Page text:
From: William Pearson (firstname.lastname@example.org)
Date: Thu Apr 24 2008 - 13:31:46 MDT
Apologies if this appears twice, but I got a 550 error while trying to
2008/4/23 Matt Mahoney <email@example.com>:
> --- William Pearson <firstname.lastname@example.org> wrote:
> > 2008/4/23 Matt Mahoney <email@example.com>:
> > > The distinction that humans commonly make is that if you communicate with
> > > it using language, then it is not yourself.
> > What exactly do you mean here by language? Are neural spikings a
> > language? Pheromones of ants?
> I didn't say it was the right answer. People only use language (speech and
> writing) to communicate with humans (so far).
> Anyway, why does it matter what "self" is? Are your mitochondria part of you?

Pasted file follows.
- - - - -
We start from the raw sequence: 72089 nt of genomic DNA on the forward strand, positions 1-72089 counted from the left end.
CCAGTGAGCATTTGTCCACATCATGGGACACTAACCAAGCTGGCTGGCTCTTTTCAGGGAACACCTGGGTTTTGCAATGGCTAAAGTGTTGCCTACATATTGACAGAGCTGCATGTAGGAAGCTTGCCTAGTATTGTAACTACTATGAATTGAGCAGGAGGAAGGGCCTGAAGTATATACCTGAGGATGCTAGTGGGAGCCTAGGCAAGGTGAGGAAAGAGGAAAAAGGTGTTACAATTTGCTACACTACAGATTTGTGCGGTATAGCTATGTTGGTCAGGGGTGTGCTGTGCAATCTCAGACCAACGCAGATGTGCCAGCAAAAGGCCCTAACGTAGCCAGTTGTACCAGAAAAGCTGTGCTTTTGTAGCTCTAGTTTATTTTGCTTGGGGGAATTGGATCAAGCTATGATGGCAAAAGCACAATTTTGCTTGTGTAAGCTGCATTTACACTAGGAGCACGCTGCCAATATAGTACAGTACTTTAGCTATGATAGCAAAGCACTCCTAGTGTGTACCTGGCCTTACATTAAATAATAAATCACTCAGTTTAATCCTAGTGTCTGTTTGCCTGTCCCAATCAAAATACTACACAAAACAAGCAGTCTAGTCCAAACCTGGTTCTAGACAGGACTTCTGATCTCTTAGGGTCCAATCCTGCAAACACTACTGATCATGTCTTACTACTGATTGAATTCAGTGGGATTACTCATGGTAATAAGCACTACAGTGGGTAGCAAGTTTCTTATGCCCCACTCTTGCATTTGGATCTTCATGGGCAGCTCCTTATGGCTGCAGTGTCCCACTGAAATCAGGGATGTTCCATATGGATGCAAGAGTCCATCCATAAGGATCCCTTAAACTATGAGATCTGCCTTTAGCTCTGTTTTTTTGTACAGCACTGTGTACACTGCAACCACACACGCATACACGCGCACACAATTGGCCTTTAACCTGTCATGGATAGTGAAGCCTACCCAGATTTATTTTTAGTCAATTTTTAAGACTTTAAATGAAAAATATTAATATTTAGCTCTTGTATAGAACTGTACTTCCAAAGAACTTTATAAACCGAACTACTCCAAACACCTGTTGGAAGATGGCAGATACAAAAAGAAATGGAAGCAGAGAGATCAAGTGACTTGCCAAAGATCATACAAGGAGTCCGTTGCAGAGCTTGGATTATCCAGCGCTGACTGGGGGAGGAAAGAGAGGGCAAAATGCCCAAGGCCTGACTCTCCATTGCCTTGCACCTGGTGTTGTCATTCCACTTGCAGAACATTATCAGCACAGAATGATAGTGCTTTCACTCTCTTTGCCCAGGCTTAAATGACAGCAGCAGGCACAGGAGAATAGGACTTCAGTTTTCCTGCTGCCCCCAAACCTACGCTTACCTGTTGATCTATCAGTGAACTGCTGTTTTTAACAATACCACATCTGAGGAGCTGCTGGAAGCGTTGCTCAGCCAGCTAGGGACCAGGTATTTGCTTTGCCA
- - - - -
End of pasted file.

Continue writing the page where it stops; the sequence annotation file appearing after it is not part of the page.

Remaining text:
> When you drive, is the car an extension of your body?
If it is possible to make computers part of a human self, through
sufficiently advanced AI or whatever*, then it has vast consequences
on the potential paths the world will take.
If computers and the AIs developed later will always be separate
"selves", then conflict and paper clipping are likely and FAI is
needed. Not to say that humanity magnified by AI that has no separate
self will be all sweetness and light. We are quite capable of causing
conflict by ourselves.
* They aren't at the moment as they do not have any inclination
towards a purpose as such, and can be taken over by viruses and other
malware, so they need to be understood separately from a human from a
design point of view.
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